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January 10, 2011

Comments

nm

Surely the likes of Krugman are basing their conclusions about this shocking incident on an observable deterioration in the debate in the US rather than just one incident. The "we are mad and we are armed" tendency in the US has seemed quite threatening for some time with the "Kill him" shouts about Obama at Palin rallies being a rather chilling example.

chris

Yes - it might well be that the nature of political discourse in the US has gotten more violent, at least relative to the 80s and 90s (though not the 60s - civil rights and Vietnam provoked strong comment).
But whether this is a cause of political violence is moot. I mean, we have (for now) only one instance of this.

FDUK

"If it can be shown that disproportionate numbers of right-wingers attack left-wingers, or that disproportionate numbers of Pakistanis are sex offenders, then Straw and Krugman might have a point"

Try looking here to see that this is not a one off incidnet

http://www.csgv.org/issues-and-campaigns/guns-democracy-and-freedom/insurrection-timeline

BenSix

I'd bet criminal psychologists get really narked at times like these. I mean there they are, desperately trying to map the psyches of these murderers and yet, with little more than someone's reading list and a bone to pick, commenters from Krugman to some bloke on a U.K. weblog know the score before the gun has even cooled.

Ourben

"If it can be shown that disproportionate numbers of right-wingers attack left-wingers, or that disproportionate numbers of Pakistanis are sex offenders, then Straw and Krugman might have a point"

To compare what Krugman and Straw said is a shocking false equivalence. Jack Straw drilled down to a quite specific demographic. Straw referred to specific mores of a specific sex in a specific town.

Pakistanis are not all men. They're not all in Blackburn. They're not all unmarried and expected to marry a girl from Pakistan.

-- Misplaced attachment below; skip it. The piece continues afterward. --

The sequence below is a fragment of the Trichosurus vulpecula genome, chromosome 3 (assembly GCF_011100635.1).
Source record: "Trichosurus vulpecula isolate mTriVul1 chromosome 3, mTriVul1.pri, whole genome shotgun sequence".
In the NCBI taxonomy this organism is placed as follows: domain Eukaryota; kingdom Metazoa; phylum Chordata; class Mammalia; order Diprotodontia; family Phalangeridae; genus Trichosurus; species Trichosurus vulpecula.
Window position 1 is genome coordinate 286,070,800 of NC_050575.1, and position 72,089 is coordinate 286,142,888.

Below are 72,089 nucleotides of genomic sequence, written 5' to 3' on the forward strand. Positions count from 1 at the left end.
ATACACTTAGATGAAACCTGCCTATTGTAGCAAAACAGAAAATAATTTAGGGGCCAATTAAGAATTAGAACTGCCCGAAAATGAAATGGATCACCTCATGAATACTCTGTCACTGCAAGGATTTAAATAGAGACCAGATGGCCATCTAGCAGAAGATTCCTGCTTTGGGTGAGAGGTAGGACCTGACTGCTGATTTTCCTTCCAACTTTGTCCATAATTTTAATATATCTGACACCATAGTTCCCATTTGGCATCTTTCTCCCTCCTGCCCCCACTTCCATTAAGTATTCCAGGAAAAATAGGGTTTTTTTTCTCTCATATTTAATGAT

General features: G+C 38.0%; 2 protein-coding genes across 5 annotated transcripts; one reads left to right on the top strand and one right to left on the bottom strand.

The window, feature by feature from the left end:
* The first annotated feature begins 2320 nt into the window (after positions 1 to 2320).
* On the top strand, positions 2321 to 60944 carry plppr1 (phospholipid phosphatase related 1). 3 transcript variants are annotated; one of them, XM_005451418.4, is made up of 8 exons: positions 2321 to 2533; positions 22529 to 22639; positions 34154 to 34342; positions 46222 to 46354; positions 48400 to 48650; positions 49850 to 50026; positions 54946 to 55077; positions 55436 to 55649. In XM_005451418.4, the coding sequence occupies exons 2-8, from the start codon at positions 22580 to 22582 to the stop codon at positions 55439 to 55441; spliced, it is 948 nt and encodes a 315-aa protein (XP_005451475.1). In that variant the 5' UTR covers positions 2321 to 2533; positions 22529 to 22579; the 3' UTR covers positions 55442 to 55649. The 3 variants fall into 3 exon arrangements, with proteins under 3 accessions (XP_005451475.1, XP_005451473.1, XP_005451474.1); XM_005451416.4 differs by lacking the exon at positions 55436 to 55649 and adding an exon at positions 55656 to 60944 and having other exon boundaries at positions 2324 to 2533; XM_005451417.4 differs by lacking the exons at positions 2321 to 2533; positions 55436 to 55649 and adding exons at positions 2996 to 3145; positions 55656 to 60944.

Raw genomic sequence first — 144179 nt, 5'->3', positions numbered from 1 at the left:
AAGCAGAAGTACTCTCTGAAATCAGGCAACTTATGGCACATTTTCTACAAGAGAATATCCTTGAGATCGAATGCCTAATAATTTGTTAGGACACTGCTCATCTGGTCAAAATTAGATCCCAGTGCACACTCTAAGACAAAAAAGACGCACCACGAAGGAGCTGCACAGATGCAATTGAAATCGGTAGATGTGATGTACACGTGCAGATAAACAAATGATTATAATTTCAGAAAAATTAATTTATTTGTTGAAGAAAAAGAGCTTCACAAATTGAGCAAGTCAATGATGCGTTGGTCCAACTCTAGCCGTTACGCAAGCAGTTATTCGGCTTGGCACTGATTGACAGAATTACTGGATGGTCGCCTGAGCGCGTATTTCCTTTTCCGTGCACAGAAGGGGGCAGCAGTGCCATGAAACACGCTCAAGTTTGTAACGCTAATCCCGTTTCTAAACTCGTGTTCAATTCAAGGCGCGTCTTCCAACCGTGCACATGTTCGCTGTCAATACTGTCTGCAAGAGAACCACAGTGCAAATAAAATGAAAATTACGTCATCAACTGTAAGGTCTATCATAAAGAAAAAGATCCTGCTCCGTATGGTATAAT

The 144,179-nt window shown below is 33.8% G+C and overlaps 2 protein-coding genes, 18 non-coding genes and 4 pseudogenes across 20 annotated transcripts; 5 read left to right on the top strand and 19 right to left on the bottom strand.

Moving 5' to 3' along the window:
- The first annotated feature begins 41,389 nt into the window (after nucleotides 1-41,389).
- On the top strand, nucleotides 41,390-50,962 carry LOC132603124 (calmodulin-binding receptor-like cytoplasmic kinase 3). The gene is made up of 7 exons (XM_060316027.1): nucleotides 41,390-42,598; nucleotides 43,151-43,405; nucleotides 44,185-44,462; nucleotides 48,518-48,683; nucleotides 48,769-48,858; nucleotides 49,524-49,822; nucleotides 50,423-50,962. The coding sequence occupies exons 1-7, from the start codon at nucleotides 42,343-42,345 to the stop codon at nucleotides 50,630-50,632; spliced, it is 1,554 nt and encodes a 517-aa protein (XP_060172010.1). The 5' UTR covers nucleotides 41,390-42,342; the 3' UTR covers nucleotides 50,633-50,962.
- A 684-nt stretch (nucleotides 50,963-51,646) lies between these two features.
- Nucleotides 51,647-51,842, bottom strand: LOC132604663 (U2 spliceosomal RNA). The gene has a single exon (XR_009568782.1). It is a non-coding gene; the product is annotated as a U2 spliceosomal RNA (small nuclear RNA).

I'm having a hard time reconciling the differences in editorial standard between this article and the last...

"Straw sees a few sex offenders and links them to the “Pakistani community.”"

No he did not. The truth is, we do not know what he's seeing. It is you that is making the link to Pakistani community. I understood immediately that he was referring to a very specific group perpetrators and a very specific group of victims.

Your mind. Not his words.

All we know is that the data on public record doesn't support his hypothesis. There may be undisclosed data that explains his concerns, there may not be.

People used to talk about a specific problem within the Catholic church. The abuse of especially vulnerable young boys. The Vatican refused to release documents from internal investigations. For years people speculated with no evidence. After time many victims have come forward.

Would things have been different if we had given more credence to the allegations, asked the Catholic church to be open and we'd all made an effort sooner to talk about it?

It's not a difficult question.

Laban

To be fair to Jack Straw, the existence of grooming seemed to be a shock to him in 2006.

http://www.lancashiretelegraph.co.uk/news/819890.girls_groomed_for_sex/

Blackburn MP Jack Straw today expressed his deep concern and said he would be raising the matter immediately with the Home Office.

He said: "I was frankly unaware of the scale of this problem until the Lancashire Evening Telegraph highlighted it but it is one that we all must now address including the Asian community."

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